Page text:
NHMRC Centre of Research Excellence in Mental Health and Substance Use, National Drug & Alcohol Research Centre, UNSW. See Climate Schools.
Pair work, followed by class discussion.
Pair work: The aim of this activity is for students to learn about being assertive and how to say no. Split the class into pairs. Give each pair a copy of the group worksheet. Once complete, get each pair to report their ideas to the class.
You may find it useful to provide students with the “Making Choices” factsheet for ideas about how to be assertive.
Refusal skills: In some situations or with some people it can be hard to resist the pressure to drink alcohol. Many adolescents find it particularly difficult to say “no”.
Skill 1: Being assertive
Learning to be assertive probably takes the most practice. However, there are three easy steps to follow to help say “no to alcohol”, which are:
- State your answer
- Give your reason
- Be understanding. Show you understood the other person’s position.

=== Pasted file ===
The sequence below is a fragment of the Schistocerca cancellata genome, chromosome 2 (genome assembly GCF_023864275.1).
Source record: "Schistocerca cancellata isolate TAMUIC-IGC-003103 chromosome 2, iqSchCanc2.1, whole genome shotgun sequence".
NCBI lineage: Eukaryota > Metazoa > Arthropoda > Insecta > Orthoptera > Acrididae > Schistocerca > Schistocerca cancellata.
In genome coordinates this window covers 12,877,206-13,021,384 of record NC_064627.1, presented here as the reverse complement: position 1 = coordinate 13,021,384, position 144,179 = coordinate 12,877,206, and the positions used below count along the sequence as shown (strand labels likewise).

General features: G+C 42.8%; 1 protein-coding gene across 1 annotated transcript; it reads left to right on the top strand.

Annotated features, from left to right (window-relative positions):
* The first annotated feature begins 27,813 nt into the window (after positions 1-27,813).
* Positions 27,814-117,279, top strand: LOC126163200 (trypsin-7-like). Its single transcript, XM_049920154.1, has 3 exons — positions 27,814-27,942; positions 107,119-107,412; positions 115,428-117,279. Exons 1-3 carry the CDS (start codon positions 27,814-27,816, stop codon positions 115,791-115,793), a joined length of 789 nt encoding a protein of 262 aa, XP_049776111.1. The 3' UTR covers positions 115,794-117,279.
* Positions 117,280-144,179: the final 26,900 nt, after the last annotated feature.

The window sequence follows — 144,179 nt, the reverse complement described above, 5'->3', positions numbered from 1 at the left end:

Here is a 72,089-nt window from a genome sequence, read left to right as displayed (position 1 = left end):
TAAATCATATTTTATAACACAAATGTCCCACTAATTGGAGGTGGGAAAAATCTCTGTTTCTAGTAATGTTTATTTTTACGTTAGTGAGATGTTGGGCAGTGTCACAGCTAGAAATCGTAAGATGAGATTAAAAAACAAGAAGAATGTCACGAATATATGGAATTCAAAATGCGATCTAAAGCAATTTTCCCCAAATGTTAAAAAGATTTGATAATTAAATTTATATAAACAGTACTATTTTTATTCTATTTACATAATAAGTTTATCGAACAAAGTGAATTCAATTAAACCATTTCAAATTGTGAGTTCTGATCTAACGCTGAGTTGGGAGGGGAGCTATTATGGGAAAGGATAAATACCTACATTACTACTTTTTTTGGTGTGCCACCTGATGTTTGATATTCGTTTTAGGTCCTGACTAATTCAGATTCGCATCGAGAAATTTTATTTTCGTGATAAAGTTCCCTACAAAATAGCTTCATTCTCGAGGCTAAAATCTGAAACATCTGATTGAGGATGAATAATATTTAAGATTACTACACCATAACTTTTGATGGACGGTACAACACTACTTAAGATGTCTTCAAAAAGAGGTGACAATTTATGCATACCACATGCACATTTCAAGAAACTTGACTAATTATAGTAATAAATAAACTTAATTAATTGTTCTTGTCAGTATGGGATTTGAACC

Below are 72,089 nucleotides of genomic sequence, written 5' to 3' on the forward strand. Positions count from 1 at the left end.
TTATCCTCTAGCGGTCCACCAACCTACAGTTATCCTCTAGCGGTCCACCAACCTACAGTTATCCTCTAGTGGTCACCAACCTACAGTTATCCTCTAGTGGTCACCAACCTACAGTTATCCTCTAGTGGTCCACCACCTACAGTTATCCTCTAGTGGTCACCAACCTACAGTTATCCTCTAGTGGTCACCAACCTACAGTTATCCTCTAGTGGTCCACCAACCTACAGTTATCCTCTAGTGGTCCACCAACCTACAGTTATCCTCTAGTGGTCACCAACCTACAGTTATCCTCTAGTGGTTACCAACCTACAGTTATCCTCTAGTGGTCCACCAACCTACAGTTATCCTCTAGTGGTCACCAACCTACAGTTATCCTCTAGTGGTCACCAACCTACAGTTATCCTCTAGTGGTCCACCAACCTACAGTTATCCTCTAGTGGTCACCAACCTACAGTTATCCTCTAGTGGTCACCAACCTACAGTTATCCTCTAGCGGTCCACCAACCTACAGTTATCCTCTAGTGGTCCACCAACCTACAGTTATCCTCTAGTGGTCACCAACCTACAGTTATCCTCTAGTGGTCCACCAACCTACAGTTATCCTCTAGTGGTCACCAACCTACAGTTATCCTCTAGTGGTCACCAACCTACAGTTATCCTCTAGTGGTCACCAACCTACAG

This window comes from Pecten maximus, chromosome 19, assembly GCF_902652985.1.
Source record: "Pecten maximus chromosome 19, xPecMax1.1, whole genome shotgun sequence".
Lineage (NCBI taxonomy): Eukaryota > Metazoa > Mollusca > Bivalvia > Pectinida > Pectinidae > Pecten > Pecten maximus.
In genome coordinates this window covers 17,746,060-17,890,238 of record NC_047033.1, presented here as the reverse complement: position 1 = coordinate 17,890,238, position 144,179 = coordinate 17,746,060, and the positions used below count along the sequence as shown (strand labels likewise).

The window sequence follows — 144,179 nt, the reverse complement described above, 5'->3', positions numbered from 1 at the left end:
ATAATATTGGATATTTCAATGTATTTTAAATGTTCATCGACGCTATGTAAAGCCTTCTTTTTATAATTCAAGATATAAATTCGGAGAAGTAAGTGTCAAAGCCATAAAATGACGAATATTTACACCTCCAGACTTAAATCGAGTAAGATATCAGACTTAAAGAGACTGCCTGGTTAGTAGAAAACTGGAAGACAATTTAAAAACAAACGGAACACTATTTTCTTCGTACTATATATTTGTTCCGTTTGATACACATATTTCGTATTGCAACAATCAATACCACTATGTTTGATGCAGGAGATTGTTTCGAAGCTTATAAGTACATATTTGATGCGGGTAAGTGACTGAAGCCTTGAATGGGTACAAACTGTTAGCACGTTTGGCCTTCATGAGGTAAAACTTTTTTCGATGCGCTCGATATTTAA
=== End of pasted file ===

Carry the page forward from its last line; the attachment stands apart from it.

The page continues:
Skill 2: Make an excuse
As the title implies this involves the person making an excuse.
• “No thanks, my parents are picking me up soon”.
Skill 3: Delay tactics, put someone off until later
This involves putting the person off until later and trying to avoid the situation.
• “I’ll just have a soft drink first.”
- Students explore different approaches to being assertive and saying no.
Secondary teachers reviewed this and other Climate School activities, with 92.3% rating these activities as good or very good. This particular activity was among the most popular activities selected for implementation by teachers.
The benefits of implementing individual activities from the Climate schools has not been examined. The benefits of implementing the entire 6 session Climate schools program has been supported by multiple research studies, see Climate Schools: Alcohol and Cannabis Module.